Menopause is a naturally occurring part of life for women, and while some women have little to no difficulty with symptoms, other women may need to see a doctor for relief of their symptoms. This article will compare two brand-name hormone therapies used for menopause, Premarin and Prempro. This is not a comprehensive explanation of the two, and if you have any questions, you should talk with your doctor.
When a woman's ovaries stop making estrogen, fertility ends and a series of changes called menopause begins. Menopause can occur gradually, or it can start abruptly after surgery that removes the uterus and ovaries. The latter is often called surgical menopause. Menopause usually occurs between the ages of 45 and 55, as this is when the body naturally has a drop in estrogen levels (premarin.com). Once a full 12 months has passed since the last menstrual period, menopause has occurred. Before this time, a woman may have various symptoms as her body is changing, such as vaginal dryness, hot flashes, mood swings, thinning hair and increased abdominal fat.
Menopause does not need any medical treatment. However, medications are often used to relieve symptoms of menopause and help alleviate any conditions that may occur as the body ages. What hormone replacement therapies do is replace some of the hormone that is being lost from aging, thereby lessening symptoms.
Premarin and Prempro
Premarin and Prempro are the brand names for two hormonal therapy medications.
Premarin is a combination of different estrogens and can help relieve hot flashes and vaginal dryness, along with lessening any bone loss. It is made for women without a uterus who have moderate to severe menopausal symptoms. There are various dosage strengths of the medication and it is important to talk to your doctor and take the lowest dose that is effective for relieving your symptoms. It comes in a cream and a tablet form. For women who still have their uterus, Premarin may be taken with a progestin, another type of hormone.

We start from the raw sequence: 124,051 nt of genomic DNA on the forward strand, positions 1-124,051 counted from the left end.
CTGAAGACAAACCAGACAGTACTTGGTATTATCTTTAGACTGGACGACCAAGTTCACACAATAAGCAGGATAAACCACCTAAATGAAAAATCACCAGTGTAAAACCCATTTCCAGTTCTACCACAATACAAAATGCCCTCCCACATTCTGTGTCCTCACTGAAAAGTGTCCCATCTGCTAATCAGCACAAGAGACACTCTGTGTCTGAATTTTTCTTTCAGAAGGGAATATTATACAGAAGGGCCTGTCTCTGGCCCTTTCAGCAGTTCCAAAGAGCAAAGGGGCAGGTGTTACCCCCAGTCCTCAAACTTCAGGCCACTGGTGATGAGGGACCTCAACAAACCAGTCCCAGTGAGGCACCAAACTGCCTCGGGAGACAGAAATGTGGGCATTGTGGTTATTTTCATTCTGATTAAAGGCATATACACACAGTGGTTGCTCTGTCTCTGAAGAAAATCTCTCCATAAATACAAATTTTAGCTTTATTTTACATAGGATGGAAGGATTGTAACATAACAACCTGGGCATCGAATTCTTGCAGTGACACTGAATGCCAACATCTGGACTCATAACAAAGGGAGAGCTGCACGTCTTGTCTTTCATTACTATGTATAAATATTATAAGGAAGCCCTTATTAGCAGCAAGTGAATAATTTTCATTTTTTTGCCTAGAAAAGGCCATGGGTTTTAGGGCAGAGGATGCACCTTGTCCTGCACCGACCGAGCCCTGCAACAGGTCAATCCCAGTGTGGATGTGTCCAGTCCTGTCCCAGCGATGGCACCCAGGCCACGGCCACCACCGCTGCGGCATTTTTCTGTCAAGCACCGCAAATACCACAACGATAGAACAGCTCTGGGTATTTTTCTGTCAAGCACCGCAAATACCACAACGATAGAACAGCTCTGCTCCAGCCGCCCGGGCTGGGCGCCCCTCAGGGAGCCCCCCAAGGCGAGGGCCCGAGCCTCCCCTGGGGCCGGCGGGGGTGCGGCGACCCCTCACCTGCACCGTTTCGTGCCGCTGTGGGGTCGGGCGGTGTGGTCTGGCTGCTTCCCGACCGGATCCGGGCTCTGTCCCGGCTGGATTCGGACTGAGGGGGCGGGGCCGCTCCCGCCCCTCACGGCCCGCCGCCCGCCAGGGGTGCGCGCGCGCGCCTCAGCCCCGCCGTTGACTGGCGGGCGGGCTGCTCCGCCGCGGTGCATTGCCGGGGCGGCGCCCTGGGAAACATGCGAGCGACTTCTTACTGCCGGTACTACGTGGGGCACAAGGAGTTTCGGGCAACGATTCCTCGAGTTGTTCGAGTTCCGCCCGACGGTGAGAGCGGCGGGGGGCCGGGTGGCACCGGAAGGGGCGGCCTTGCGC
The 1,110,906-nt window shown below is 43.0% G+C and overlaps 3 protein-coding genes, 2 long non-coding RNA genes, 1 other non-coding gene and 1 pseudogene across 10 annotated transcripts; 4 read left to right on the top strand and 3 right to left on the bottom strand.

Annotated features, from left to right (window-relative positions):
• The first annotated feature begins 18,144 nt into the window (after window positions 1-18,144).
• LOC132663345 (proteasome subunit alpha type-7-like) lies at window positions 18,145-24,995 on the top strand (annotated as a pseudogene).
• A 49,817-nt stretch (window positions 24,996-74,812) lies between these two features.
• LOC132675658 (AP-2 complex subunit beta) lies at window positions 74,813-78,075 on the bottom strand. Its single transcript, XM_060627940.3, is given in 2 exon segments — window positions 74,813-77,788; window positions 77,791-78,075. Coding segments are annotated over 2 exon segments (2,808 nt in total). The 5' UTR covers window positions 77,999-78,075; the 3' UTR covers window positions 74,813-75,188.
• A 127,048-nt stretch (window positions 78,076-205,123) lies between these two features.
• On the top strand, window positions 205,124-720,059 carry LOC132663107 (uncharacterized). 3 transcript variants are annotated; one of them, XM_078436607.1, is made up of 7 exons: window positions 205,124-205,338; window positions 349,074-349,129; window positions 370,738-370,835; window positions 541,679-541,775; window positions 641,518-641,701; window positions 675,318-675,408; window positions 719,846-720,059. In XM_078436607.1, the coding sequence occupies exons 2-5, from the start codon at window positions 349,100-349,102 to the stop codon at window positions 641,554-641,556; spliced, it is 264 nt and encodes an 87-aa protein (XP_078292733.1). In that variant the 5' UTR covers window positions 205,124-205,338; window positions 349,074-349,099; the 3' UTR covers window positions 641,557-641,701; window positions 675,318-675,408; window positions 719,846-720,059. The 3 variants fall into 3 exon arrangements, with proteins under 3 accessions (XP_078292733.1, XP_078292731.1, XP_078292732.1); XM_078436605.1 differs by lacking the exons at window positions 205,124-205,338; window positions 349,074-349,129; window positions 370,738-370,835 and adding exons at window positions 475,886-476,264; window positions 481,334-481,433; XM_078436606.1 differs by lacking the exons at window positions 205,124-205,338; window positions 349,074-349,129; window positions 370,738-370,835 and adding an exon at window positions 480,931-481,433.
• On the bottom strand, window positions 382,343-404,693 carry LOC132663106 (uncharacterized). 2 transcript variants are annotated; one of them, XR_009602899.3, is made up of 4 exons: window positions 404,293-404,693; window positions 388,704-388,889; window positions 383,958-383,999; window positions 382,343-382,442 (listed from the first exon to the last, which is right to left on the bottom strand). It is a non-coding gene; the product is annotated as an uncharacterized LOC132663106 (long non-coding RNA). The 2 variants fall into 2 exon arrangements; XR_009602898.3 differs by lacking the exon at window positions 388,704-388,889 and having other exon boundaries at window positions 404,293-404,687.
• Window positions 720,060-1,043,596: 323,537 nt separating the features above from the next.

Prempro is comprised of a combination of estrogens along with progestin. It is often used for women who still have their uterus and are going through menopause to relieve dryness and hot flashes, and to help decrease bone loss . As with Premarin, it should be taken at the lowest effective dose and the shortest duration needed.
Premarin has come under fire for not only the possible side effects from hormone therapy, but also for the ingredients it is made up of. The drug is made from estrogens from pregnant mare's urine (hence the name Premarin), There has been concern over the way these mares are treated, because they are confined in very small areas once they are impregnated. Once they give birth, they are returned to the rest of the horses, and if they do not become pregnant again soon, they are either auctioned, or more likely, slaughtered.
The Women's Health Initiative did a long-term study on women and hormone replacement therapy and found various risks of being on the medication, including higher risks of breast cancer, stroke, ovarian cancer and heart disease, according to the National Institutes of Health. The risks and benefits of being on hormone therapy vary with each individual and should therefore be thoroughly discussed with your doctor.
Menopause is a naturally occurring event, and there are other options besides prescription medicine that may be effective for some women. Lifestyle modifications such as exercise, dressing in layers, healthy eating, reducing alcohol consumption, and using over-the-counter vaginal lubricants can all help with symptoms like hot flashes, weight gain and vaginal dryness. Other medications like antidepressants have been used for off-label prescription purposes, but it is best to talk with your physician about your symptoms, your health history, any concerns you may have, and possible interactions with any current medical conditions.